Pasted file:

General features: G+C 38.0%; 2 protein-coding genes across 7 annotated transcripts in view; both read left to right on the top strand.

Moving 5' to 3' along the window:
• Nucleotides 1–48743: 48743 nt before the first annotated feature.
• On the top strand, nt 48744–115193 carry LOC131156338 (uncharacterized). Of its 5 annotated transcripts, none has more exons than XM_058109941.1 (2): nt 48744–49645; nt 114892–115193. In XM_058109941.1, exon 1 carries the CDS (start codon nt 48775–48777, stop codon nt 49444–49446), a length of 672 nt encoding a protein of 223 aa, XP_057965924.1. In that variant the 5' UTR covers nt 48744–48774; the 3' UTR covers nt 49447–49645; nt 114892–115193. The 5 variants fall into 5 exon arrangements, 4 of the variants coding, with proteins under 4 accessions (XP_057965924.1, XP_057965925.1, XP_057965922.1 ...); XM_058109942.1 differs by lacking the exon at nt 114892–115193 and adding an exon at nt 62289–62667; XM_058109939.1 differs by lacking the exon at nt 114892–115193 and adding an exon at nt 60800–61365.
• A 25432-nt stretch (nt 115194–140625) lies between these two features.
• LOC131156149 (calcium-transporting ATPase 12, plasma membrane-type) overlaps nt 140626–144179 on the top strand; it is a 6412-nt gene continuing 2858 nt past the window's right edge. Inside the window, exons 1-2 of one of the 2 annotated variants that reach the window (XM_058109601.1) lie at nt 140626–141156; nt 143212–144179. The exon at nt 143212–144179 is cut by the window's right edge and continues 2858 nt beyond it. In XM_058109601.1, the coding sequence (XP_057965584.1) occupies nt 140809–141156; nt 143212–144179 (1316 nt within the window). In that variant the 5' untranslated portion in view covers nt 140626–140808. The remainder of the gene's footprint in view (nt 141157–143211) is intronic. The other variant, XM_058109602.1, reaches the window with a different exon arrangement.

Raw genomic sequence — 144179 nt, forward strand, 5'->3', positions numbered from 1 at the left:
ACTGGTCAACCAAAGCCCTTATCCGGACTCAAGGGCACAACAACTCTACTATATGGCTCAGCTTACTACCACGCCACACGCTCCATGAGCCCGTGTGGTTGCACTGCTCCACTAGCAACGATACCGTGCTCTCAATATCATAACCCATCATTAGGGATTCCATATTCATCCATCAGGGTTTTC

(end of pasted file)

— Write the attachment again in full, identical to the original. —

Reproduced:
General features: G+C 38.0%; 2 protein-coding genes across 7 annotated transcripts in view; both read left to right on the top strand.

Moving 5' to 3' along the window:
• Nucleotides 1–48743: 48743 nt before the first annotated feature.
• On the top strand, nt 48744–115193 carry LOC131156338 (uncharacterized). Of its 5 annotated transcripts, none has more exons than XM_058109941.1 (2): nt 48744–49645; nt 114892–115193. In XM_058109941.1, exon 1 carries the CDS (start codon nt 48775–48777, stop codon nt 49444–49446), a length of 672 nt encoding a protein of 223 aa, XP_057965924.1. In that variant the 5' UTR covers nt 48744–48774; the 3' UTR covers nt 49447–49645; nt 114892–115193. The 5 variants fall into 5 exon arrangements, 4 of the variants coding, with proteins under 4 accessions (XP_057965924.1, XP_057965925.1, XP_057965922.1 ...); XM_058109942.1 differs by lacking the exon at nt 114892–115193 and adding an exon at nt 62289–62667; XM_058109939.1 differs by lacking the exon at nt 114892–115193 and adding an exon at nt 60800–61365.
• A 25432-nt stretch (nt 115194–140625) lies between these two features.
• LOC131156149 (calcium-transporting ATPase 12, plasma membrane-type) overlaps nt 140626–144179 on the top strand; it is a 6412-nt gene continuing 2858 nt past the window's right edge. Inside the window, exons 1-2 of one of the 2 annotated variants that reach the window (XM_058109601.1) lie at nt 140626–141156; nt 143212–144179. The exon at nt 143212–144179 is cut by the window's right edge and continues 2858 nt beyond it. In XM_058109601.1, the coding sequence (XP_057965584.1) occupies nt 140809–141156; nt 143212–144179 (1316 nt within the window). In that variant the 5' untranslated portion in view covers nt 140626–140808. The remainder of the gene's footprint in view (nt 141157–143211) is intronic. The other variant, XM_058109602.1, reaches the window with a different exon arrangement.

Raw genomic sequence — 144179 nt, forward strand, 5'->3', positions numbered from 1 at the left:
ACTGGTCAACCAAAGCCCTTATCCGGACTCAAGGGCACAACAACTCTACTATATGGCTCAGCTTACTACCACGCCACACGCTCCATGAGCCCGTGTGGTTGCACTGCTCCACTAGCAACGATACCGTGCTCTCAATATCATAACCCATCATTAGGGATTCCATATTCATCCATCAGGGTTTTC